Two women sit in a cafe gazing at the menu, their nails, anything but each other.
Lizzy (Karina Cornwell) and Beth (Kara Stanley) have been friends since they were children, but their paths have diverged. Beth is relatively famous due to her successful husband and has two children, “no CV and no bank account.” Lizzy is a sharp, straight-talking investigative journalist.
It’s a slow start: lots of GCSE Drama-style staring at the nails to show there is little interest in a conversation. Slowly, thankfully, a dialogue develops. I understand that they are reticent with each other, but the first ten minutes feel like wading through the most viscous of mud; slow, frustrating and without an end in sight.
Thankfully the page quickens reasonably early on.
We find out that Beth’s husband Charlie who Lizzy “never liked” has gone to prison after being found guilty of multiple counts of sexual assault. Only to make things more difficult, Lizzy was the journalist who brought the victims’ stories into the public perception and Beth’s life now hangs in tatters.
Beth doesn’t believe that Charlie could, would, or has done such things as are described to us as an audience. This level of denial is completely understandable, as she highlights, how could someone’s whole life be a lie? More importantly, how could she have been so beguiled?
The relationship between the two women is perfect; I am reminded of secondary school friendships between certain girls where there is always a level of threat that cannot be overcome. Beth constantly accuses Lizzy of breaking the story because of jealousy: a recurrent trope in toxic female relationships. As a society we teach girls that they are competitors with each other for attention from men (in particular) and in their discussion Beth always comes back to the fact that Lizzy is unattractive to men, and unmarried. This to her is the ultimate failure.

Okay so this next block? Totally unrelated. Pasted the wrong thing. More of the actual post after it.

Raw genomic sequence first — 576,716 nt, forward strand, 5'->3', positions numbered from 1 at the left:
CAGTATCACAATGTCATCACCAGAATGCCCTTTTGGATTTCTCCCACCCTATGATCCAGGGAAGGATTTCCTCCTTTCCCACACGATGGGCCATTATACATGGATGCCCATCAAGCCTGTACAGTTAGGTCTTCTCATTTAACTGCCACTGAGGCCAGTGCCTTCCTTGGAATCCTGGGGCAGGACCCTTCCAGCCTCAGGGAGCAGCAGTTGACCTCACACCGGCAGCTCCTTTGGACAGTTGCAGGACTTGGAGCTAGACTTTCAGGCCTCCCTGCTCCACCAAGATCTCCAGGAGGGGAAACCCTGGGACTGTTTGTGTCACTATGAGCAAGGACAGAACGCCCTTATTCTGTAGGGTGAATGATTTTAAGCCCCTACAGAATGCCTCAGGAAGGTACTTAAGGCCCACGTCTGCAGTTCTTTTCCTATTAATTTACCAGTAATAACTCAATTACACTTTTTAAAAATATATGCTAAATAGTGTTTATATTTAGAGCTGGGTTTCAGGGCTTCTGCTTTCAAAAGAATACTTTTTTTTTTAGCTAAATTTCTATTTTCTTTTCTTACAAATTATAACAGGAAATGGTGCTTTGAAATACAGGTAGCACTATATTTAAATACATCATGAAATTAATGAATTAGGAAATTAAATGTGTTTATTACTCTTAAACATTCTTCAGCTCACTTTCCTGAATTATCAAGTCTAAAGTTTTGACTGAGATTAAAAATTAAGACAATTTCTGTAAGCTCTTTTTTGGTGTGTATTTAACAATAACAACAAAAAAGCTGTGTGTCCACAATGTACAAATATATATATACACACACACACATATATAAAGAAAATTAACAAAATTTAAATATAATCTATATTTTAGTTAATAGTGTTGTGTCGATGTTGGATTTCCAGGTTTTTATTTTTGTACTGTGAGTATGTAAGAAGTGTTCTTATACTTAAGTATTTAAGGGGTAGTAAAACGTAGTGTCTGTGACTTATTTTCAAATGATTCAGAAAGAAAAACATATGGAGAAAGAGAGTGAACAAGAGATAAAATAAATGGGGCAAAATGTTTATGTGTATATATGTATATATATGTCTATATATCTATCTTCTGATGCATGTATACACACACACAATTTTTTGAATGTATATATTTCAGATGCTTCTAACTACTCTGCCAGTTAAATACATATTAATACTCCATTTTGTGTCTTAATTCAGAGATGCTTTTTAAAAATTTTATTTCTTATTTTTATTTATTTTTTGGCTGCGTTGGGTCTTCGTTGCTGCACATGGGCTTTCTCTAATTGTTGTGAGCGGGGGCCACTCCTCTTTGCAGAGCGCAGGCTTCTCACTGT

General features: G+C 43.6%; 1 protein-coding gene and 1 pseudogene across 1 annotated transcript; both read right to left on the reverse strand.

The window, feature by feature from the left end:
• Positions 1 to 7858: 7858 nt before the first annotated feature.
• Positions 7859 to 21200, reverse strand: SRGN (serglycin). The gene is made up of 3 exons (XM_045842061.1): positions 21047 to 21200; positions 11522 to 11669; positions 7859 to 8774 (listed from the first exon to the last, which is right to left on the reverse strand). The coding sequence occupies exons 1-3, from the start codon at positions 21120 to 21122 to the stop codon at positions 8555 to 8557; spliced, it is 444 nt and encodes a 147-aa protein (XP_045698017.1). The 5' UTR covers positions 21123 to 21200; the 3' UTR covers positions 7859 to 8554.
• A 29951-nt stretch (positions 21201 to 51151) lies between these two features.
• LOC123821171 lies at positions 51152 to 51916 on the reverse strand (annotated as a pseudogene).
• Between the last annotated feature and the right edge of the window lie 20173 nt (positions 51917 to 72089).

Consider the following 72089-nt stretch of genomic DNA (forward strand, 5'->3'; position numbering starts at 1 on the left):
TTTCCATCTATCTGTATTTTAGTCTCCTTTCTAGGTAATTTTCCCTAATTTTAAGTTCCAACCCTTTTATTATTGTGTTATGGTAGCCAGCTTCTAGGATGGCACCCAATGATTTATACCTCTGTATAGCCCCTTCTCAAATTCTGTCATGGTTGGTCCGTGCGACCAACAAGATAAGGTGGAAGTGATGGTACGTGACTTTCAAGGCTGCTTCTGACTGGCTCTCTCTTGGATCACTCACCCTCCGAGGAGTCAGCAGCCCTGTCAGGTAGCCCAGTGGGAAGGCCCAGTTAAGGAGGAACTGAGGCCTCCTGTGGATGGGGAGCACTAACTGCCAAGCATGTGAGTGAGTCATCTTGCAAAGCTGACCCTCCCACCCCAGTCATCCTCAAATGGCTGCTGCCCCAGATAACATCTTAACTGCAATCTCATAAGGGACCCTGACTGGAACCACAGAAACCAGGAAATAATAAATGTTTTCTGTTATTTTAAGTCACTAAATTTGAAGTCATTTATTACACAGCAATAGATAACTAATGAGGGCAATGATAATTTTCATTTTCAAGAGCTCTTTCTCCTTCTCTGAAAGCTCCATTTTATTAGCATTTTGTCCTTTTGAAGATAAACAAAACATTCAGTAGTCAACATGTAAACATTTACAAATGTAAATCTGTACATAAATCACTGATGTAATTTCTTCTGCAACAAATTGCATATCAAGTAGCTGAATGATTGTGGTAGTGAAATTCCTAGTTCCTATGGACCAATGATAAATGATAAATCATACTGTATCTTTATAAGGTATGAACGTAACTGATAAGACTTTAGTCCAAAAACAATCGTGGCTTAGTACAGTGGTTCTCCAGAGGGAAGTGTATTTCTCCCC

Throughout the hour we have sporadic readings of sections of sexual assault victims’ testimonies, with some describing events that are incredibly similar to Charlie’s actions and his abuse of power. These sections of monologue in front of a simple microphone stand evoke images of the box in the courtroom and thus bring home the reality of this fictional story. The testimonies act as a thread through the piece reminding us of the constancy of cases of sexual assault within our society and their intrinsic links to abuses of power.
This play was written by investigative journalist Lucinda Borrell, who has worked on cases for the Telegraph and Panorama, and is an early foray into theatre. Us Two falls into certain traps for a first time writer, such as stating things outright that could have been subtext, and both Beth and Lizzy at times feel like a very deliberate mouthpiece for Burrell’s ideas instead of characters. However, this story needed to be told by an investigative journalist and the authenticity of these women is brought by her experience and knowledge.
This production has only been staged after a 20 hour rehearsal process and thus is relatively unpolished. Yet, it is a thought-provoking piece and truly demonstrates that these cases are so painful because the abusers not only manipulate their physical victims, but also those who love them. As Beth says “in English GCSE the most interesting villains are not all bad, they have good traits too” and the portrayal of this complexity is this piece’s strength.
Us Two is playing at The Space until 25 January. For more information and tickets, visit The Space website.